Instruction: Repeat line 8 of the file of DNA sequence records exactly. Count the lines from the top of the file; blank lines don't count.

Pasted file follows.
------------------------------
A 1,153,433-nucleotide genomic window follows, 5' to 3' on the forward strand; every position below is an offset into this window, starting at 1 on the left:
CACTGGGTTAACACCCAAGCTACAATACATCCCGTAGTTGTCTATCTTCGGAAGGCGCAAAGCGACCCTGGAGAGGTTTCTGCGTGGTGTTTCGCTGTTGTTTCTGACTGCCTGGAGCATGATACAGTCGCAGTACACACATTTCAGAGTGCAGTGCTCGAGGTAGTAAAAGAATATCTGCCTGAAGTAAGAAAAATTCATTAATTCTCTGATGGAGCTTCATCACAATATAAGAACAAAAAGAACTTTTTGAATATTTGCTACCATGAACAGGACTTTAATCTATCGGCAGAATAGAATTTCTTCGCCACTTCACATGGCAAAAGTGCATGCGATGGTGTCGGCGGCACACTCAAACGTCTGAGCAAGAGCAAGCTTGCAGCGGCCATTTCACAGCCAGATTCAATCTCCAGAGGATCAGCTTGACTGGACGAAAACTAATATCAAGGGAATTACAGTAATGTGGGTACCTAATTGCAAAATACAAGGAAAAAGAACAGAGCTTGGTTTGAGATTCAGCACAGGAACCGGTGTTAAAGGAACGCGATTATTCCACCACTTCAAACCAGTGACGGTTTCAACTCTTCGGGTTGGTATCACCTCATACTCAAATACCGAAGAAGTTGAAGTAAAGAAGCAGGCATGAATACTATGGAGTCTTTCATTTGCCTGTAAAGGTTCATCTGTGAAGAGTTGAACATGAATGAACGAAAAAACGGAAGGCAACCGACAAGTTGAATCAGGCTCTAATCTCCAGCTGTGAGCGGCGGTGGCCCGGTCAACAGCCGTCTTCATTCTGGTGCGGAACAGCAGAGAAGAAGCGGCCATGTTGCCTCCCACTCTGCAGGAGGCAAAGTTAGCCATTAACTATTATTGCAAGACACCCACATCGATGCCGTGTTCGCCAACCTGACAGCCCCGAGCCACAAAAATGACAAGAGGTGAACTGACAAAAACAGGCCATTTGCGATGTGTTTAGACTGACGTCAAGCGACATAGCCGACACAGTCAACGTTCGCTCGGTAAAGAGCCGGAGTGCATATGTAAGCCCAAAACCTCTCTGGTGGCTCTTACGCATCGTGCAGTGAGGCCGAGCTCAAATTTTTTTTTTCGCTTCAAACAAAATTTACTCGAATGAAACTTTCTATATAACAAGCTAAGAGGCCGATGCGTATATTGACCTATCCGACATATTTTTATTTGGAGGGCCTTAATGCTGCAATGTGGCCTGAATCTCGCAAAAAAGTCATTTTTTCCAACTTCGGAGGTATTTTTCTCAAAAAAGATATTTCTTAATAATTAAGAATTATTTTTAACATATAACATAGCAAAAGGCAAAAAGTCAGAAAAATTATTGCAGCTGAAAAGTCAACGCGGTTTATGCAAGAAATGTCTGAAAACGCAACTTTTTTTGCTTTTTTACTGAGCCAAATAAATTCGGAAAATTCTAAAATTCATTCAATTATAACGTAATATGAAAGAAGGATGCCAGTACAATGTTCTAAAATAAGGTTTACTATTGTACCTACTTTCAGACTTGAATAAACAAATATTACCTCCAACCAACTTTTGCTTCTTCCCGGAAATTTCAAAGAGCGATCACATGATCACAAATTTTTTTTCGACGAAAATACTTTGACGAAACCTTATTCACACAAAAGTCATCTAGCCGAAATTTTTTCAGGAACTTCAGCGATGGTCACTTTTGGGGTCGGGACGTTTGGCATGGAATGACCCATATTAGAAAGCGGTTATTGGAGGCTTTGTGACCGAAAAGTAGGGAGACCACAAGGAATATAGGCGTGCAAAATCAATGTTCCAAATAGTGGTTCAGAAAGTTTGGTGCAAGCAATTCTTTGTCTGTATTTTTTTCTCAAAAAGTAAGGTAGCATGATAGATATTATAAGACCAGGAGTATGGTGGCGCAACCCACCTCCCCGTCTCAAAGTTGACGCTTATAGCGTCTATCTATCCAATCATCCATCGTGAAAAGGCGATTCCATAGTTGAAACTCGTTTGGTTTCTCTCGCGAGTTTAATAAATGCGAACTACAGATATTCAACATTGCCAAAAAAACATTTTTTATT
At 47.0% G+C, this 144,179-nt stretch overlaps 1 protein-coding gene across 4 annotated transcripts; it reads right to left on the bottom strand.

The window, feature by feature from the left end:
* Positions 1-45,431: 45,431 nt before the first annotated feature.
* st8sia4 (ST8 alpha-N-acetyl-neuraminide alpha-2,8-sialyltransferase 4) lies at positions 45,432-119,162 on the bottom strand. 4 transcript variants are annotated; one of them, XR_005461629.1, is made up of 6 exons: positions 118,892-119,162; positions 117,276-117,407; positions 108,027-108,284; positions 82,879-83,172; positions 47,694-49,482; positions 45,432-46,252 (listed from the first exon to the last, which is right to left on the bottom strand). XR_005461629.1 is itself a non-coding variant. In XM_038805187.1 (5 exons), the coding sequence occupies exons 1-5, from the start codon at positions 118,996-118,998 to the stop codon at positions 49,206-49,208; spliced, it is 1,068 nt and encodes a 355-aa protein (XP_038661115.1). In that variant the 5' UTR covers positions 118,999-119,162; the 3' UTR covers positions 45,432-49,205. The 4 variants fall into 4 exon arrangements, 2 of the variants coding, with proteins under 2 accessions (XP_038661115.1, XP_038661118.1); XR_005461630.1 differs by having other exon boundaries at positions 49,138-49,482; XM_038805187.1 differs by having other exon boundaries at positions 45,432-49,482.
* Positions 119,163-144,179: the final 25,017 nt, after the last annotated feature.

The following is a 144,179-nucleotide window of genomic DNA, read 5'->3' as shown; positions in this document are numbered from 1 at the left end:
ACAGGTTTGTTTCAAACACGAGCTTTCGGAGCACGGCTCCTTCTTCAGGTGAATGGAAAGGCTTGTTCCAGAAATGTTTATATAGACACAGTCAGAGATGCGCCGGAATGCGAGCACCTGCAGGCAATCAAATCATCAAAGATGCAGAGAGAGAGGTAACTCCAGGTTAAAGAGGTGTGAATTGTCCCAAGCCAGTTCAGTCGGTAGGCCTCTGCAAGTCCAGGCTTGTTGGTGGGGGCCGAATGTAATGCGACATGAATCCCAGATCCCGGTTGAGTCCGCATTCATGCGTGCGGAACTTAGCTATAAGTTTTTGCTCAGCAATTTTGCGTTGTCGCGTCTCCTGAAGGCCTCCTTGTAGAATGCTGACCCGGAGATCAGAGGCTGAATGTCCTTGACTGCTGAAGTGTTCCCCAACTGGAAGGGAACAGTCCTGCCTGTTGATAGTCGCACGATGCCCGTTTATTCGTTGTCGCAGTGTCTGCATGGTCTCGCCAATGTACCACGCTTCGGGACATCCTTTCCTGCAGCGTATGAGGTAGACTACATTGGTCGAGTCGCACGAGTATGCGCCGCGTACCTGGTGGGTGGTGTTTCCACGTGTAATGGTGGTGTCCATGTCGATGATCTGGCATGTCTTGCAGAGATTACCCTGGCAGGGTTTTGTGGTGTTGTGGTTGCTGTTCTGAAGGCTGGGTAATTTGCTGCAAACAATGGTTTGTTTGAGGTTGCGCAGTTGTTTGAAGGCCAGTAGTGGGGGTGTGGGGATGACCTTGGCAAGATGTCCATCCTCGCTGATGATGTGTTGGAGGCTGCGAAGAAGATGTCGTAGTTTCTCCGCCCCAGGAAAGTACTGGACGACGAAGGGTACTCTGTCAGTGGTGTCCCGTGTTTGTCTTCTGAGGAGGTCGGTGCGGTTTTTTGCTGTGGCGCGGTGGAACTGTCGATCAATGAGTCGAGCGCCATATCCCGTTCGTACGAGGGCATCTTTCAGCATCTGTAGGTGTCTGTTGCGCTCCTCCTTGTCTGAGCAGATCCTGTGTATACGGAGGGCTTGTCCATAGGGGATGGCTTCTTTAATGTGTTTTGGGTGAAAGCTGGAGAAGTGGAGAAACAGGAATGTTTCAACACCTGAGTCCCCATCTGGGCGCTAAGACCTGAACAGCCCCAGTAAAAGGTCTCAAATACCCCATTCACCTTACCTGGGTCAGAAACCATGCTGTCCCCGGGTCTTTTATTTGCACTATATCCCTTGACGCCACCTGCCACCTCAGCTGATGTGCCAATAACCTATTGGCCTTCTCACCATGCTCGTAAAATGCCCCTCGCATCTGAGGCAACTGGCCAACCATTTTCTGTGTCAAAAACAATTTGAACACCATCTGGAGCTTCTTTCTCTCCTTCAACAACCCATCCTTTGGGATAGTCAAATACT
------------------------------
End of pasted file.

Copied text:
The following is a 144,179-nucleotide window of genomic DNA, read 5'->3' as shown; positions in this document are numbered from 1 at the left end: